On our journey to Dublin on Friday afternoon I didn’t travel with much hope. After all the German football team were one of the best teams in the world and since the Euro finals, Ireland could be described as poor at best.
One of the formalities in the build-up to any match is the necessity to try and predict the score. Personally I thought if we limited the score to 2-0 it would be a good result. By half time I was beginning to reassess even this modest prediction, 4-0 was looking moderately respectable as a damage limitation exercise. Never in my mind did I envisage the 6-1 score line and looking for a scapegoat I turned to my brother who was attending his first match in the new Aviva Stadium and simply say to him, ‘It was your fault.’ My brother might not have been on the pitch; he didn’t pick the team or decide the tactics to be employed but he was still to blame because he was there in the ground and he has long hair and a beard.
Friday night summed up my week as I set out on the challenge known as the biggest loser. I was full of enthusiasm on Monday night when we gathered in the Sports Hall of Chapel Road Primary School; for this was one event I knew I could put my full body weight behind. Eager and nervous I arrived with my even heavier friend and we strolled up the hill from the car park to the hall wondering would this be enough exercise for the first night. What I discovered in the space of one and a half hours was the unbelievable fact that walking downhill could be more painful than waking up hill. By quarter past seven there were over forty people in the hall and out of the 44 or 45 participants 40 were women. Lacking in confidence in such an environment and feeling a little fearful the men huddled together in a small group as the women compared notes about Weightwatchers and Sliming World. By the time the exercise session was over there was no talk of green or red days, just pain free days. When you think you couldn’t feel worse about yourself because you were out of breath coming up the short hill, in walks the fitness instructor. The contrast couldn’t be more stark, there he was stood all tanned, with a six pack for a stomach, arms like legs and not a hair out of place. I nearly fell about laughing as my 20 stone part-time referee and barman friend declared, ‘that’s me in ten weeks time.’ When some of the older women in the group set eyes on the fitness instructor most of them thought the two sessions would be good value at a fiver a week. By the end of the hour we were all in pain as we were introduced to new forms of inflicting agony and torture. After what was described as a light warm-up we were introduced to various methods of causing acute pain and dislocation to your legs, arms and most of your body. We were all consoled in the safe knowledge that the first evening was only medium intensity. If this is true I’ll be walking like John Wayne well into the New Year.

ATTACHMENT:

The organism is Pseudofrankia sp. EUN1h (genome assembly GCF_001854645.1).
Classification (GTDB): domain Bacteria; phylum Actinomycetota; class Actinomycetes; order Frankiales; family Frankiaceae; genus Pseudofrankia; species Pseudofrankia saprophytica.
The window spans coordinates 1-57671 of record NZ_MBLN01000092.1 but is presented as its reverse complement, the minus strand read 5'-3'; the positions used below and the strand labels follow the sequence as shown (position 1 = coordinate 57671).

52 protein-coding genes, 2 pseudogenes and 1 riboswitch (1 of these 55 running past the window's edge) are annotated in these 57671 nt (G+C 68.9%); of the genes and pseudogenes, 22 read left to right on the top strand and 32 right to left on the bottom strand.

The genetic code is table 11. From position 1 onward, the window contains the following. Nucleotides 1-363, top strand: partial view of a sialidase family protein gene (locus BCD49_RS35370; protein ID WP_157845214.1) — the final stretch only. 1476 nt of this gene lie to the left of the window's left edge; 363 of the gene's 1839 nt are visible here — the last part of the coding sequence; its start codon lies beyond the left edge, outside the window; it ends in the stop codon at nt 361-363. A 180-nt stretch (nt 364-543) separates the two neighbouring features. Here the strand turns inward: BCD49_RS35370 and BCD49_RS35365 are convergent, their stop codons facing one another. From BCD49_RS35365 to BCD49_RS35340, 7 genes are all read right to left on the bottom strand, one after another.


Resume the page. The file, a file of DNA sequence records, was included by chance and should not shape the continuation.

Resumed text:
When I thought I couldn’t get more embarrassed after struggling with leg squats and lunges, not to mention doing planks involving arms, elbows and legs I then had to go on the weighing scales. After stepping on the scales I was immediately told we had a problem. How do you tell your friends you managed to break the scales? But thankfully it was only a technical difficulty which involved the machine and little to do with my weight. On the first night after you have weighed in you receive a print-out which would require a degree in science to comprehend. It was full of consoling news, my weight being the least of my worries. I was duly informed according to the data I am officially obese, hardly rocket science. It seems my ideal weight should be nine stone which I haven’t seen since my first few years in secondary school. Worse of all my body’s current metabolic age is 52. So with such glad tidings I struggled out of the hall and when I went to walk downhill I thought I was going to cry.
When faced with any challenge or wanting to make changes what do we rely on, what is our foundation which provides us with solid ground when confronting decisions or problems? Often we try to rely on our own resources without the help of others, when we try to be too self-reliant and independent. During these occasions disaster strikes and we find ourselves at rock bottom having lost everything. In the story of the rich young man Jesus is challenging us to rely on God alone, to let go of our old securities, our old habits and old way of life and learn to walk the new path of total dependence on God. This requires courage and we all fear change and letting go of what we know as familiar and safe. If we allow God to break down the barriers and obstacles to his presence he will guide us along the way of discipleship. True wisdom is learning to reach out and ask for help, recognising our weakness and limitations and learning to trust the people God has sent into our lives as we journey together towards our homeland in God.